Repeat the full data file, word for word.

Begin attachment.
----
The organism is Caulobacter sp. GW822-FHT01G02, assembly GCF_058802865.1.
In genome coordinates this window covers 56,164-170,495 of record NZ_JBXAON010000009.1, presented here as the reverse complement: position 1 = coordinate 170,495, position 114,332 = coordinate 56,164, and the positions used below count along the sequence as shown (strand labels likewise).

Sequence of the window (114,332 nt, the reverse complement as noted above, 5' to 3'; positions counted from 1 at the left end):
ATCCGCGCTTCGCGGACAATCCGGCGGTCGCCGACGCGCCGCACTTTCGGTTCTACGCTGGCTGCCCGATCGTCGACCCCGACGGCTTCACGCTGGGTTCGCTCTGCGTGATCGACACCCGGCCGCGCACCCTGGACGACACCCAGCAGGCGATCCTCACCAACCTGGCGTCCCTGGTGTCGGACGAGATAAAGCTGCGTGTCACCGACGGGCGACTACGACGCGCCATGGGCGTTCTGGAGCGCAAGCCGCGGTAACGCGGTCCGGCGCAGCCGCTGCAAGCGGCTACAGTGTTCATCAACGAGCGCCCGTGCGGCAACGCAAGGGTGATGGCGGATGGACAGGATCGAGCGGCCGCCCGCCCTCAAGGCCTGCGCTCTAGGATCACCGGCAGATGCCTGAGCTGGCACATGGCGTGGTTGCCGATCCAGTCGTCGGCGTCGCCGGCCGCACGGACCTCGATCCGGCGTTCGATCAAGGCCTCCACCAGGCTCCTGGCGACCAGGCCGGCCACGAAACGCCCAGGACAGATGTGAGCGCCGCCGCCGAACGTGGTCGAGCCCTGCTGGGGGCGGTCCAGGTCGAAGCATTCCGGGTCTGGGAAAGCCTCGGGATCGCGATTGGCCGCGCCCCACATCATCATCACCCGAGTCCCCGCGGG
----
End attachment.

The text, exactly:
The organism is Caulobacter sp. GW822-FHT01G02, assembly GCF_058802865.1.
In genome coordinates this window covers 56,164-170,495 of record NZ_JBXAON010000009.1, presented here as the reverse complement: position 1 = coordinate 170,495, position 114,332 = coordinate 56,164, and the positions used below count along the sequence as shown (strand labels likewise).

Sequence of the window (114,332 nt, the reverse complement as noted above, 5' to 3'; positions counted from 1 at the left end):
ATCCGCGCTTCGCGGACAATCCGGCGGTCGCCGACGCGCCGCACTTTCGGTTCTACGCTGGCTGCCCGATCGTCGACCCCGACGGCTTCACGCTGGGTTCGCTCTGCGTGATCGACACCCGGCCGCGCACCCTGGACGACACCCAGCAGGCGATCCTCACCAACCTGGCGTCCCTGGTGTCGGACGAGATAAAGCTGCGTGTCACCGACGGGCGACTACGACGCGCCATGGGCGTTCTGGAGCGCAAGCCGCGGTAACGCGGTCCGGCGCAGCCGCTGCAAGCGGCTACAGTGTTCATCAACGAGCGCCCGTGCGGCAACGCAAGGGTGATGGCGGATGGACAGGATCGAGCGGCCGCCCGCCCTCAAGGCCTGCGCTCTAGGATCACCGGCAGATGCCTGAGCTGGCACATGGCGTGGTTGCCGATCCAGTCGTCGGCGTCGCCGGCCGCACGGACCTCGATCCGGCGTTCGATCAAGGCCTCCACCAGGCTCCTGGCGACCAGGCCGGCCACGAAACGCCCAGGACAGATGTGAGCGCCGCCGCCGAACGTGGTCGAGCCCTGCTGGGGGCGGTCCAGGTCGAAGCATTCCGGGTCTGGGAAAGCCTCGGGATCGCGATTGGCCGCGCCCCACATCATCATCACCCGAGTCCCCGCGGG